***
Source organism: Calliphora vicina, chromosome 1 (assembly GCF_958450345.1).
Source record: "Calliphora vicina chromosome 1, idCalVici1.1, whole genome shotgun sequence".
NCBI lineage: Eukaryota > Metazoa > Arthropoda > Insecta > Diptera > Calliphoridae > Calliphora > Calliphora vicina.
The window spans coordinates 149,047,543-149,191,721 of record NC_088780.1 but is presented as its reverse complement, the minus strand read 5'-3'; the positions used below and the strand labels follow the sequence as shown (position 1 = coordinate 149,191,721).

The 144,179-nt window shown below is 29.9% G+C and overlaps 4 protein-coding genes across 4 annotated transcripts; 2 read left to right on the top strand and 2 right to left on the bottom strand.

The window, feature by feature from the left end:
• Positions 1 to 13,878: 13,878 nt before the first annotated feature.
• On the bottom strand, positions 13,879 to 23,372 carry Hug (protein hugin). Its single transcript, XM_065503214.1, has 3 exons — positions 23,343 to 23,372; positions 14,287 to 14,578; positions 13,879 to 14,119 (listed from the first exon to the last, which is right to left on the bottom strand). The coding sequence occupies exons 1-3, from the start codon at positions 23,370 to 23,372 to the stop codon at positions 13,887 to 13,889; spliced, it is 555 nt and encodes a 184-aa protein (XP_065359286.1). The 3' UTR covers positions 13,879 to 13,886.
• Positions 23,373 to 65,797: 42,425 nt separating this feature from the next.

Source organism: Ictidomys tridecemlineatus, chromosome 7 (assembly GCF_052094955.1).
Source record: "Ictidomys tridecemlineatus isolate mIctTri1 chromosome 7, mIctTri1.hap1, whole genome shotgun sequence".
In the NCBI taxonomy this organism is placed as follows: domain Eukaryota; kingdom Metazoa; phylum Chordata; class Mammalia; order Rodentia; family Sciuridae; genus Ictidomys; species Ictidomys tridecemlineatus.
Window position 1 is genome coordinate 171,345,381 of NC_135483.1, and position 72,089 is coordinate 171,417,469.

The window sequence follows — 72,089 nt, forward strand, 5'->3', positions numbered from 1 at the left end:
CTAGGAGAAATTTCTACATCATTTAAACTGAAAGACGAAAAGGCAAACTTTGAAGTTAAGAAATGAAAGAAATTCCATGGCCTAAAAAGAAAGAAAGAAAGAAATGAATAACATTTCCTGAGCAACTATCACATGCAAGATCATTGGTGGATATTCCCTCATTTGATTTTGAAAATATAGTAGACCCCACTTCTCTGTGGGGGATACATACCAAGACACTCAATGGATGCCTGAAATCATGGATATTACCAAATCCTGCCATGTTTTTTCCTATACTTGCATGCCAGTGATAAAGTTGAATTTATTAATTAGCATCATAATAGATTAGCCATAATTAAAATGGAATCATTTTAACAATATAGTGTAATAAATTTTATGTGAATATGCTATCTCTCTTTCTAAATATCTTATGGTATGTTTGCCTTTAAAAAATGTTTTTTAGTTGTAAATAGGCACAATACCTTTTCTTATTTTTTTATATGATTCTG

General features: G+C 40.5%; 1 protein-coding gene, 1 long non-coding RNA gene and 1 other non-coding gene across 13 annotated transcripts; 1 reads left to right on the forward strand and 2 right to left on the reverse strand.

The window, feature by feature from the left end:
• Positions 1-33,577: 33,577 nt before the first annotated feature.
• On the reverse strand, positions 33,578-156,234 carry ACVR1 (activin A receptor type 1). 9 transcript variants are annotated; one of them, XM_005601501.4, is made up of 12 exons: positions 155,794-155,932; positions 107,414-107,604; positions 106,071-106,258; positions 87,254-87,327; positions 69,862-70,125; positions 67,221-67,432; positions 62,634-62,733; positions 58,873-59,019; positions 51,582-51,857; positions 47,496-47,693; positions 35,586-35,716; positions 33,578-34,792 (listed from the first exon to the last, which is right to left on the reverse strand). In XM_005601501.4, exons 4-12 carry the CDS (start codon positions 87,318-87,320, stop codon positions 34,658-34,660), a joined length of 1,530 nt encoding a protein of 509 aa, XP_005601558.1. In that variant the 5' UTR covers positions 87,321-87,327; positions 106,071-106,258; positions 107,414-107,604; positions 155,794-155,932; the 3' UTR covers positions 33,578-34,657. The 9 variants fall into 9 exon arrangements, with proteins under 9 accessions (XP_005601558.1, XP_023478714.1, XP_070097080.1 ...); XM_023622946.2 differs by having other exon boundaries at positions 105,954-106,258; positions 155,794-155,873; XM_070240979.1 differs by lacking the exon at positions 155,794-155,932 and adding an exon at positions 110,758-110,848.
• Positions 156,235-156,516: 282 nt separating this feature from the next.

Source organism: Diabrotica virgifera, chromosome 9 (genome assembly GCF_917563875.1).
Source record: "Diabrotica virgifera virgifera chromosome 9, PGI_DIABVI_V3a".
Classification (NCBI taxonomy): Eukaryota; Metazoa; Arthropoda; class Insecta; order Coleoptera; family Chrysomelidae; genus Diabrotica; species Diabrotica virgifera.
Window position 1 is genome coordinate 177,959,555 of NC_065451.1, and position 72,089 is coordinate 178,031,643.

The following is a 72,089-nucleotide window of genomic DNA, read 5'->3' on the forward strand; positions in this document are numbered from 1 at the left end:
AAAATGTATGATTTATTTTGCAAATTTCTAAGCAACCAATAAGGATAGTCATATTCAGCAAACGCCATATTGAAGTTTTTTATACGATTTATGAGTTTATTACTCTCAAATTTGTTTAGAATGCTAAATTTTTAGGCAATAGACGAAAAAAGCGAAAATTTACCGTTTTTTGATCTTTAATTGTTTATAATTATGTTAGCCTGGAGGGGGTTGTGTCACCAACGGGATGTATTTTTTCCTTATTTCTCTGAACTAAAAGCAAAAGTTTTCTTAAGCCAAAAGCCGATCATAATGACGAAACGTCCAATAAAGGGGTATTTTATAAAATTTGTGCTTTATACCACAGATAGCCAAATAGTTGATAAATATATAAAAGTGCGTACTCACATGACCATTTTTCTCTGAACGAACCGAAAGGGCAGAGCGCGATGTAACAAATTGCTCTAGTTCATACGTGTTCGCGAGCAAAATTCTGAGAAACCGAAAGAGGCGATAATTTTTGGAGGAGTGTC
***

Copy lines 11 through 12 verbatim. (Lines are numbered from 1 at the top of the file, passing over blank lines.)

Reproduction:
Source record: "Ictidomys tridecemlineatus isolate mIctTri1 chromosome 7, mIctTri1.hap1, whole genome shotgun sequence".
In the NCBI taxonomy this organism is placed as follows: domain Eukaryota; kingdom Metazoa; phylum Chordata; class Mammalia; order Rodentia; family Sciuridae; genus Ictidomys; species Ictidomys tridecemlineatus.